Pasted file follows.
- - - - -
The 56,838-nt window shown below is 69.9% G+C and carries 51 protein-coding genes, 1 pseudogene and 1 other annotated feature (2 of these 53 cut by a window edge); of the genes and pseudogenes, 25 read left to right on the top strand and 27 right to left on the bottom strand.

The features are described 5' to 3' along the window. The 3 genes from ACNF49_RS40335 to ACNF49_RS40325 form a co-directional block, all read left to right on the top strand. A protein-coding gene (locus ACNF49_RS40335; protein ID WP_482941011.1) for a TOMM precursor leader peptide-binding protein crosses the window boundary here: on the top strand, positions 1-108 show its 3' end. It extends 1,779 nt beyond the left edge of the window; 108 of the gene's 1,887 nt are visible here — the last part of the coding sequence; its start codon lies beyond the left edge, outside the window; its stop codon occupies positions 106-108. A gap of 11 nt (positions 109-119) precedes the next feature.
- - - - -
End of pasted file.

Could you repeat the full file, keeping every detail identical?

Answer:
The 56,838-nt window shown below is 69.9% G+C and carries 51 protein-coding genes, 1 pseudogene and 1 other annotated feature (2 of these 53 cut by a window edge); of the genes and pseudogenes, 25 read left to right on the top strand and 27 right to left on the bottom strand.

The features are described 5' to 3' along the window. The 3 genes from ACNF49_RS40335 to ACNF49_RS40325 form a co-directional block, all read left to right on the top strand. A protein-coding gene (locus ACNF49_RS40335; protein ID WP_482941011.1) for a TOMM precursor leader peptide-binding protein crosses the window boundary here: on the top strand, positions 1-108 show its 3' end. It extends 1,779 nt beyond the left edge of the window; 108 of the gene's 1,887 nt are visible here — the last part of the coding sequence; its start codon lies beyond the left edge, outside the window; its stop codon occupies positions 106-108. A gap of 11 nt (positions 109-119) precedes the next feature.